PennDOT Activates Work Zone Speed Camera Program

The Pennsylvania Department of Transportation, the Pennsylvania Turnpike Commission, and the Pennsylvania State Police recently launched a statewide Work Zone Speed Safety Camera program that uses vehicle-mounted systems to detect and record motorists exceeding posted work zone speed limits by 11 miles per hour or more using electronic speed timing devices.

[Above photo by PennDOT]

The agency said motorists ticketed by the camera systems – which are only operational in active highway work zones where workers are present – will receive a warning letter for a first offense, a violation notice with a $75 fine for a second offense, and a violation notice with a $150 fine for third and all subsequent offenses. These violations are civil penalties only; no points will be assessed to driver’s licenses, PennDOT stressed.

The program is based on a five-year long Automated Work Zone Speed Enforcement pilot program, which recorded a 38 percent reduction in speeding in work zones (one mile per hour or more over the speed limit), a 47 percent reduction in excessive speeding in work zones (11 mph or more over the speed limit), and an up to 50 percent reduction in work zone crashes with the presence of a speed enforcement. PennDOT noted that pilot program became permanent when Governor Josh Shapiro (D) signed House Bill 1284 into law in December 2023

PennDOT Secretary Mike Carroll. Photo by PennDOT.

“The Work Zone Speed Safety Camera program is about making work zones safer for both workers and motorists by reducing speeds and changing driver behavior,” said PennDOT Secretary Mike Carroll in a statement. “Data from the pilot program shows it was successful, and we’re pleased that it’s now a permanent program in Pennsylvania.”

“Speed safety cameras are important tools for discouraging drivers from exceeding posted speeds,” added PA Turnpike Chief Operating Officer Craig Shuey. “Paying attention and reducing speed are critical as drivers approach a work zone where workers are inches from live traffic. The goal of this program is to build awareness and most importantly, to change unsafe driving behaviors.”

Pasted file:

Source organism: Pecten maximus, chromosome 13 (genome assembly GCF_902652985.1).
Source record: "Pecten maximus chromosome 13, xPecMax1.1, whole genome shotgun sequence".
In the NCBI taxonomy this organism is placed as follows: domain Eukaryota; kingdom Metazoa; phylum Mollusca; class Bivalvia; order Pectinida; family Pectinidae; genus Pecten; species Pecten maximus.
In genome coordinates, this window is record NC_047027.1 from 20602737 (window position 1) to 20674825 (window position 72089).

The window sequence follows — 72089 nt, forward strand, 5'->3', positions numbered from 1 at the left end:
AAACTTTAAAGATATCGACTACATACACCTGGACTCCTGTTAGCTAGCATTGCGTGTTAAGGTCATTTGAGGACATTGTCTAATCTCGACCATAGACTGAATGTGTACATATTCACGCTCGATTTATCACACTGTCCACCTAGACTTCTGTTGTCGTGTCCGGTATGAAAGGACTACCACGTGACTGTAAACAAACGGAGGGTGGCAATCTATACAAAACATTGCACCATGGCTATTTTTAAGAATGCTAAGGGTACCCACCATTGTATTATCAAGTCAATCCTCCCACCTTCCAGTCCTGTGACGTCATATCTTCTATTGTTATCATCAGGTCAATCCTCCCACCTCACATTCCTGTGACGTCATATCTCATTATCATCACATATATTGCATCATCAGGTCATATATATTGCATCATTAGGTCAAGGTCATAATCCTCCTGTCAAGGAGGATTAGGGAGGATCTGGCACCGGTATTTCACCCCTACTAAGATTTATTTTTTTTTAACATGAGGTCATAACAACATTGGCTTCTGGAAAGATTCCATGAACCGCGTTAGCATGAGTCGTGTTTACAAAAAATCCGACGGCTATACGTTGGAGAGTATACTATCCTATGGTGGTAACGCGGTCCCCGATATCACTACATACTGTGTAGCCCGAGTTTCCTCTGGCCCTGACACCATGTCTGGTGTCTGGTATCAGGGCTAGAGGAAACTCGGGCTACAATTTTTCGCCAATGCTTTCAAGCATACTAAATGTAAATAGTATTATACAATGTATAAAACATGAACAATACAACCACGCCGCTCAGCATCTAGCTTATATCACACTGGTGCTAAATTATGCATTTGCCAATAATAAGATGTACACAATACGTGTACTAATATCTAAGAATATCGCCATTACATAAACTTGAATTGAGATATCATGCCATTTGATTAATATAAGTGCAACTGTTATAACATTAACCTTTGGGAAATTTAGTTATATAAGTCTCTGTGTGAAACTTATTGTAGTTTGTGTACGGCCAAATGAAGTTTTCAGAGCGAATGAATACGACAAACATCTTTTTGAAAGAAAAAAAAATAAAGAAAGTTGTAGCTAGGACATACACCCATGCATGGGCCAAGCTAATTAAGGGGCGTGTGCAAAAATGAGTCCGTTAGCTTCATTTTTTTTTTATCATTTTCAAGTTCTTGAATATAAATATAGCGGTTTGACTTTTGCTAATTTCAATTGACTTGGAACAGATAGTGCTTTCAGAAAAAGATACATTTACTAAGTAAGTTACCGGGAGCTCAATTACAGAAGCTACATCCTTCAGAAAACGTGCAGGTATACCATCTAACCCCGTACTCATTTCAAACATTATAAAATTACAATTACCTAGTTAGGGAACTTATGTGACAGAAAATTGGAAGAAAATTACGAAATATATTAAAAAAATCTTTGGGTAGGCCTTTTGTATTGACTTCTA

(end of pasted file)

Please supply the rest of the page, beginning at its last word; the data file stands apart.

“Many injuries and fatalities in work zones can be prevented if drivers simply slow down, and that’s the goal of this program,” noted Major Robert Krol, director of the Bureau of Patrol for the Pennsylvania State Police. “The cameras have been effective in making our work zones safer, and we look forward to seeing additional results from the program’s full-time implementation.”

In 2022, PennDOT noted that there were 1,293 work zone crashes in Pennsylvania, resulting in 14 fatalities, and 42 percent of work zone crashes resulted in fatalities and/or injuries. Since 1970, PennDOT has lost 90 workers in the line of duty. The PA Turnpike has lost 45 workers since 1945.

State departments of transportation in other parts of the country are also experimenting with camera systems to improve highway work zone safety.

For example, a law passed in 2023 now allows Arkansas law enforcement officers to use automated speed enforcement cameras in highway work zones statewide, with the help of the Arkansas Department of Transportation.

Photo by the Arkansas DOT

Passed by the Arkansas legislature and signed by Governor Sarah Sanders (R) in April 2023, this state law allows for the use of automated speed enforcement devices to capture images of speeding vehicles in highway work zones.

Information regarding the speeding vehicle will be transmitted to an officer stationed downstream, who will then have the authority to issue a warning or citation.   

Meanwhile, as part of the state’s 2023 National Work Zone Awareness Week campaign, the New York Department of Transportation and New York State Thruway Authority jointly launched an “Automated Work Zone Speed Monitoring” pilot program that aims to slow down motorists traversing highway work zones.

That pilot program involved a total of 30 speed violation monitoring systems that rely on radar technology positioned in active work zones along New York State highways, with 20 of them located on NYSDOT-maintained roads and the remaining 10 on New York State Thruway-managed roads.

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